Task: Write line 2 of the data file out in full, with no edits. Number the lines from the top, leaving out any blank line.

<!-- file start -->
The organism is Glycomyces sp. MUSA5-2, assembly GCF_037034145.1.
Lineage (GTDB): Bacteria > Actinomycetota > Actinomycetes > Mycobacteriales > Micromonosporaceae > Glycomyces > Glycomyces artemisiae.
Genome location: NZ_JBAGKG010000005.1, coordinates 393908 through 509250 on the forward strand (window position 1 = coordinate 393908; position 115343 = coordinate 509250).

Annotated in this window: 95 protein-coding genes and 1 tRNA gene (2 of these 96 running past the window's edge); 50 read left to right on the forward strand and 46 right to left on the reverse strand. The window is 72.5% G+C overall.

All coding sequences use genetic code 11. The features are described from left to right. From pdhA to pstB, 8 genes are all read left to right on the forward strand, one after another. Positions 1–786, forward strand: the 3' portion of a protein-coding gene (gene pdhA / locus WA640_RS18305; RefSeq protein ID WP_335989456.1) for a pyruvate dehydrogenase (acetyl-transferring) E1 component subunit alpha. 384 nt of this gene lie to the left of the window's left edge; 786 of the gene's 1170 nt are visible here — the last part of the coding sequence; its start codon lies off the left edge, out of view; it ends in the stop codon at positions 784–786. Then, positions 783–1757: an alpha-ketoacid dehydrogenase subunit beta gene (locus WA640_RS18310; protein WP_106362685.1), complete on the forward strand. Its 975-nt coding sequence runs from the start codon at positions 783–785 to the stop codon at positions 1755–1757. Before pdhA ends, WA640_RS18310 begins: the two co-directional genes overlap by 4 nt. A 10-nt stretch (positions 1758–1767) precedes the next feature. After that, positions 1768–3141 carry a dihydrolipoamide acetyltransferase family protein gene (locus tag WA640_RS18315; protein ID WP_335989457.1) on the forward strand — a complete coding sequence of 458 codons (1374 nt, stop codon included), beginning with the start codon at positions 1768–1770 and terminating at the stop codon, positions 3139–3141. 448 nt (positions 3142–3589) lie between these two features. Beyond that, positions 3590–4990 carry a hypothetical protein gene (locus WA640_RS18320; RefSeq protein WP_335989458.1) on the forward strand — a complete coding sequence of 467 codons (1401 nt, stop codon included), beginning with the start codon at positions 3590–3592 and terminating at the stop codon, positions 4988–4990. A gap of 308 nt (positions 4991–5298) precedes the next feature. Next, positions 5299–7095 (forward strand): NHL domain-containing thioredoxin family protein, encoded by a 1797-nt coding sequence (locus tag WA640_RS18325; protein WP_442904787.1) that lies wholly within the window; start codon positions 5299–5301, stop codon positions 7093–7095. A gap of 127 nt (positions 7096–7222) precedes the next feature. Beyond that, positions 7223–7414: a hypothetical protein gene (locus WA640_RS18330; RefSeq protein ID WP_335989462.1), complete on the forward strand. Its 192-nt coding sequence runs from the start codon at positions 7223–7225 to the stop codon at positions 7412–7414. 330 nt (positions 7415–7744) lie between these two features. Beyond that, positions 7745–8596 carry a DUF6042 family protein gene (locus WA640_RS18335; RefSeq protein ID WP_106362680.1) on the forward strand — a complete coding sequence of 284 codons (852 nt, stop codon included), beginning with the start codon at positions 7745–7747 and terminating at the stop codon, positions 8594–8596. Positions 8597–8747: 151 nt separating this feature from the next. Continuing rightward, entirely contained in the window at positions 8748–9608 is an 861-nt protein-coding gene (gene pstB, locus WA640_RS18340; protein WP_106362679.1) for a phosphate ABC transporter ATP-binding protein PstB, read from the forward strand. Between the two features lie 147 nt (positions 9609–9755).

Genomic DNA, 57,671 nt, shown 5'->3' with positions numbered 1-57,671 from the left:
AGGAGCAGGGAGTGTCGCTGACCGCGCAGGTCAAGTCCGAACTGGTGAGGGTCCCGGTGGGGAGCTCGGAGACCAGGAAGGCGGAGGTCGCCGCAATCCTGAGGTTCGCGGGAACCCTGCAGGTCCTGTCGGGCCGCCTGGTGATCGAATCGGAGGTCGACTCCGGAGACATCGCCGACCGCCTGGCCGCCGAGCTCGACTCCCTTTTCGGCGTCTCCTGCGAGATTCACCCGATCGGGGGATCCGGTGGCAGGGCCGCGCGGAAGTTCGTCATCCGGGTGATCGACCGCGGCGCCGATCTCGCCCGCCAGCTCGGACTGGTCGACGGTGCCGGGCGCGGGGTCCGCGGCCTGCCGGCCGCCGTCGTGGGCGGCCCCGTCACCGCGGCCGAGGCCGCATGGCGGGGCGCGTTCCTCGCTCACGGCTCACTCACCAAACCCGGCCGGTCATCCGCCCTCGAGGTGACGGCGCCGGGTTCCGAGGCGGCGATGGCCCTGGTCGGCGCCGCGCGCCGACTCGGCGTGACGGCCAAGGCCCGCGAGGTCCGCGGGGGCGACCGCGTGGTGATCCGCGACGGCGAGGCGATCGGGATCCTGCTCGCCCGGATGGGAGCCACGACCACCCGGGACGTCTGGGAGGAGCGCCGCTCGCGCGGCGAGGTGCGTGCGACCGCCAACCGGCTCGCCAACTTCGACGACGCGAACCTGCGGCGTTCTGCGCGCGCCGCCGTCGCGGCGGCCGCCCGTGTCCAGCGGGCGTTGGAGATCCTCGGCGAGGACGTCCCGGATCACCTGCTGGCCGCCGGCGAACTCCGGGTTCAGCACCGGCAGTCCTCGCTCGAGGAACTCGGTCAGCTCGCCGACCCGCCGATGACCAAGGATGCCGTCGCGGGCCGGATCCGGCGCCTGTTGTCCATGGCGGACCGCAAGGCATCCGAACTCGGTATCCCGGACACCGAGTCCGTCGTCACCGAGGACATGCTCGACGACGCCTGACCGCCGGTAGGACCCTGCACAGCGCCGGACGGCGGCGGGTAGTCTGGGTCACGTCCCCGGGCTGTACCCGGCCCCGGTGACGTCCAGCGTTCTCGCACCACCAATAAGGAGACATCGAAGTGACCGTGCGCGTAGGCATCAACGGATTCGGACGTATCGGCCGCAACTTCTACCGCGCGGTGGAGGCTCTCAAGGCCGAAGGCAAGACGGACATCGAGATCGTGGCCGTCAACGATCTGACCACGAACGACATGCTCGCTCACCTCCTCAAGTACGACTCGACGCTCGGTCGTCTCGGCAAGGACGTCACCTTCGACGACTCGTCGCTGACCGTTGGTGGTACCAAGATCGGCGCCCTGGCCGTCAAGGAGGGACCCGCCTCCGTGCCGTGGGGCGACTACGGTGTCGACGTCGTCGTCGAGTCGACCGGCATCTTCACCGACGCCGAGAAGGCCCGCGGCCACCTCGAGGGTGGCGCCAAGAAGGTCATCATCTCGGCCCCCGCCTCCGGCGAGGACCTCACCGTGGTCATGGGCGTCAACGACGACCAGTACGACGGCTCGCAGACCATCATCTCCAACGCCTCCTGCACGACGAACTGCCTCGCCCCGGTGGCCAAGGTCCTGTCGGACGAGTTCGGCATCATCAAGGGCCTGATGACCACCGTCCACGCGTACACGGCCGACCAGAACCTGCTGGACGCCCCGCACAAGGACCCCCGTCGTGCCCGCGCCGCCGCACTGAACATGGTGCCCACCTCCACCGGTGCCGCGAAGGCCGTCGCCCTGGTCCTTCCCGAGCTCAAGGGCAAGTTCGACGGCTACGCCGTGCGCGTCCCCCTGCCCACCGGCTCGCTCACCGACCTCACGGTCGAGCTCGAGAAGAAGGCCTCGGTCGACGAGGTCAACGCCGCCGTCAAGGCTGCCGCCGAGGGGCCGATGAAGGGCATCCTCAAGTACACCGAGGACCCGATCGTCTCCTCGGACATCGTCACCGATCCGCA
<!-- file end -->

Lineage (GTDB): Bacteria > Actinomycetota > Actinomycetes > Mycobacteriales > Micromonosporaceae > Glycomyces > Glycomyces artemisiae.